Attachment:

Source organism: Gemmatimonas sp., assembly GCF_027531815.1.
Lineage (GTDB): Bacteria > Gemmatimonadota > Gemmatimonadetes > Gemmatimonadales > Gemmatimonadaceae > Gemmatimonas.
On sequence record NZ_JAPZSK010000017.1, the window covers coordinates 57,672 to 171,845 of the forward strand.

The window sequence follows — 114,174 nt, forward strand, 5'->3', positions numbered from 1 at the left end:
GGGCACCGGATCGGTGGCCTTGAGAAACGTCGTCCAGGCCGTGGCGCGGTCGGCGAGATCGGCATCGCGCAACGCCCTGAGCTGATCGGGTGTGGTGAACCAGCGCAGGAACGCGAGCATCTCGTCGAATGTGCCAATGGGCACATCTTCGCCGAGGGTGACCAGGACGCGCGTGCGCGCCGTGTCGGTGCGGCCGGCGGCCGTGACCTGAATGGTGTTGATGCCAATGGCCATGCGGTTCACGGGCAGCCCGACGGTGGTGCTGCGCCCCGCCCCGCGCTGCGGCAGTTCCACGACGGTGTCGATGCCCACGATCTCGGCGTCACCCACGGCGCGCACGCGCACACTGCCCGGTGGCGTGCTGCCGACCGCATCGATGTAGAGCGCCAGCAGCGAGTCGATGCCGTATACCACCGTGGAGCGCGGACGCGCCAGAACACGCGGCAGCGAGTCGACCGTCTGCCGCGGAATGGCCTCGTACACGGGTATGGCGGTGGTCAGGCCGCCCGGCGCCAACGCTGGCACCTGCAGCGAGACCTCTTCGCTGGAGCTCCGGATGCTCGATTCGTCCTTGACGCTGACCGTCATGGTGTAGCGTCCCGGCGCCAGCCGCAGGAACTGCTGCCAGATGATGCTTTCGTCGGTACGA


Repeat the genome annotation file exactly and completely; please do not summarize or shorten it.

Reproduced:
Source organism: Gemmatimonas sp., assembly GCF_027531815.1.
Lineage (GTDB): Bacteria > Gemmatimonadota > Gemmatimonadetes > Gemmatimonadales > Gemmatimonadaceae > Gemmatimonas.
On sequence record NZ_JAPZSK010000017.1, the window covers coordinates 57,672 to 171,845 of the forward strand.

The window sequence follows — 114,174 nt, forward strand, 5'->3', positions numbered from 1 at the left end:
GGGCACCGGATCGGTGGCCTTGAGAAACGTCGTCCAGGCCGTGGCGCGGTCGGCGAGATCGGCATCGCGCAACGCCCTGAGCTGATCGGGTGTGGTGAACCAGCGCAGGAACGCGAGCATCTCGTCGAATGTGCCAATGGGCACATCTTCGCCGAGGGTGACCAGGACGCGCGTGCGCGCCGTGTCGGTGCGGCCGGCGGCCGTGACCTGAATGGTGTTGATGCCAATGGCCATGCGGTTCACGGGCAGCCCGACGGTGGTGCTGCGCCCCGCCCCGCGCTGCGGCAGTTCCACGACGGTGTCGATGCCCACGATCTCGGCGTCACCCACGGCGCGCACGCGCACACTGCCCGGTGGCGTGCTGCCGACCGCATCGATGTAGAGCGCCAGCAGCGAGTCGATGCCGTATACCACCGTGGAGCGCGGACGCGCCAGAACACGCGGCAGCGAGTCGACCGTCTGCCGCGGAATGGCCTCGTACACGGGTATGGCGGTGGTCAGGCCGCCCGGCGCCAACGCTGGCACCTGCAGCGAGACCTCTTCGCTGGAGCTCCGGATGCTCGATTCGTCCTTGACGCTGACCGTCATGGTGTAGCGTCCCGGCGCCAGCCGCAGGAACTGCTGCCAGATGATGCTTTCGTCGGTACGA